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This New Year's Eve, every second counts

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The year 2009 is now a little further away than we thought it would be. The world's official timekeepers have slipped an extra second into New Year's Eve, a chronological fudging to make up for Earth's slightly slowing rotation.

Wednesday will be 24 hours and one second long, according to the International Earth Rotation and Reference Systems Service. Its decision will be honored by the US Naval Observatory and atomic clocks around the world. The rest of us probably won't notice.

This extra second will hit right after 11:59:59 p.m. GMT (6:59:59 p.m. EST) and will be 24th "leap second" since scientists started introducing them in 1972. The last was in 2005.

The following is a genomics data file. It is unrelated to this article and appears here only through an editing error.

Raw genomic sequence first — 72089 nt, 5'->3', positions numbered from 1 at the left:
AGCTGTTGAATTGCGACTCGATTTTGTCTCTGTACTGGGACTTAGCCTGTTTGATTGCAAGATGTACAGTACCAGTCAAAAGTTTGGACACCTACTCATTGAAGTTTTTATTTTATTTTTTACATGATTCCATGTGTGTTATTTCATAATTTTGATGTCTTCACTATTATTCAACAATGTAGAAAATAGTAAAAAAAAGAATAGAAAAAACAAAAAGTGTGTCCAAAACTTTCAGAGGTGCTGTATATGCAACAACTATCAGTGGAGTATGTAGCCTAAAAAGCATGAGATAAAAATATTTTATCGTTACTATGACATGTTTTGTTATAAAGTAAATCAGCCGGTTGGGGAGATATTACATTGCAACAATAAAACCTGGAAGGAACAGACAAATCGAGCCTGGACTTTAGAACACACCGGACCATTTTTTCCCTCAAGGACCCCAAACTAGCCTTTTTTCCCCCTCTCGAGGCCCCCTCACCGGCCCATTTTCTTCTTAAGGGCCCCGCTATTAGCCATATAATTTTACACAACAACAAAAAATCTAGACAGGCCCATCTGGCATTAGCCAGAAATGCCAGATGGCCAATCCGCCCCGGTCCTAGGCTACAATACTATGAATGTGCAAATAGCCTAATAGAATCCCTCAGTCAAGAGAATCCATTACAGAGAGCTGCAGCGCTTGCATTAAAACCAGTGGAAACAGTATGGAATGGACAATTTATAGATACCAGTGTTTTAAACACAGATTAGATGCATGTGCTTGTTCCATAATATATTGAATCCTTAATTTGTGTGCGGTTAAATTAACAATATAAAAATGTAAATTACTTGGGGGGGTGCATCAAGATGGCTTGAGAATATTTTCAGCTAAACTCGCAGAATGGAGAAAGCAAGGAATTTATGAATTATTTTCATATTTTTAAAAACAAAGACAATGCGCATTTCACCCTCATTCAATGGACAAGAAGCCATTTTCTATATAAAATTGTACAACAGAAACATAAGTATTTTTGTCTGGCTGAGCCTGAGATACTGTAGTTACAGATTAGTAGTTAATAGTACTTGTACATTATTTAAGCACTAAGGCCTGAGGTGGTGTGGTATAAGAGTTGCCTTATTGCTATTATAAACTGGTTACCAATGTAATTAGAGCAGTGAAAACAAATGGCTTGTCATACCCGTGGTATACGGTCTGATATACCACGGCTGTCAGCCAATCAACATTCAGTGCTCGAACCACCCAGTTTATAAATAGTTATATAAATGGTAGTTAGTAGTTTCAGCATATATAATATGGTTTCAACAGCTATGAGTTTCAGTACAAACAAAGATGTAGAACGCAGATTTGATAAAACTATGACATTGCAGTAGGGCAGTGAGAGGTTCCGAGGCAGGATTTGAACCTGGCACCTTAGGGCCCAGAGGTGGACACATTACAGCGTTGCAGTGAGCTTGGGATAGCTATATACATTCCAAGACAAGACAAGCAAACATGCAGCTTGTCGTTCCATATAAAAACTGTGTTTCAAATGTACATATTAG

If one extra second "doesn’t sound like a big deal, consider that in one second a cheetah can dash 34 yards, a telephone signal can travel 100,000 miles, a hummingbird can beat its wings 70 times, and eight million of your blood cells can die,"  jokes The New York Times.

The real reason for these tiny corrections: Scientists count time in two different ways. There are the atomic clocks, which tick-tock at a near perfect rhythm, only losing about one-billionth of a second per day. Then there is rotational time, which follows the spinning of the Earth. The aim is to keep the two clocks within 0.9 seconds of one another.

But the globe moves at its own tempo. It spins around the sun every 365 days and six hours, so, we have leap years to make up for the extra quarter of a day. The Earth also does not twirl on its axis at a regular speed, so, we need leap seconds to close the gaps. Small disturbances such "the braking action of tides, snow or the lack of it at the polar ice caps, solar wind, space dust, and magnetic storms" can all affect Earth's rotation, reports Reuters.

While February 29 hits every four years, leap seconds come as they please. In the past, they've landed anywhere between six months to seven years of one another.


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